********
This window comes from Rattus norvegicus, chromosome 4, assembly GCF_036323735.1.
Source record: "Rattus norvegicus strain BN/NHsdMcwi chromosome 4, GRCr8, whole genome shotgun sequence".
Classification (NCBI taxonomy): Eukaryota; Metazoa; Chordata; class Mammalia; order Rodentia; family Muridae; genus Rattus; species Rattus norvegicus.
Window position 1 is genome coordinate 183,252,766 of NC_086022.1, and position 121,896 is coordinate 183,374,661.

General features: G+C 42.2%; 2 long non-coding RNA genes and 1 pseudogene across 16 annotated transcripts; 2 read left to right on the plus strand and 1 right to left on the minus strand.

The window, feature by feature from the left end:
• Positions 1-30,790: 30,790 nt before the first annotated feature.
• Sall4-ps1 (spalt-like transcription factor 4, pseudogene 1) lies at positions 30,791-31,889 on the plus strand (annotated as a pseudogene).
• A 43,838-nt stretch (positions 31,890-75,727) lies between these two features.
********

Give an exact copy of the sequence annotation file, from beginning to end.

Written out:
This window comes from Rattus norvegicus, chromosome 4, assembly GCF_036323735.1.
Source record: "Rattus norvegicus strain BN/NHsdMcwi chromosome 4, GRCr8, whole genome shotgun sequence".
Classification (NCBI taxonomy): Eukaryota; Metazoa; Chordata; class Mammalia; order Rodentia; family Muridae; genus Rattus; species Rattus norvegicus.
Window position 1 is genome coordinate 183,252,766 of NC_086022.1, and position 121,896 is coordinate 183,374,661.

General features: G+C 42.2%; 2 long non-coding RNA genes and 1 pseudogene across 16 annotated transcripts; 2 read left to right on the plus strand and 1 right to left on the minus strand.

The window, feature by feature from the left end:
• Positions 1-30,790: 30,790 nt before the first annotated feature.
• Sall4-ps1 (spalt-like transcription factor 4, pseudogene 1) lies at positions 30,791-31,889 on the plus strand (annotated as a pseudogene).
• A 43,838-nt stretch (positions 31,890-75,727) lies between these two features.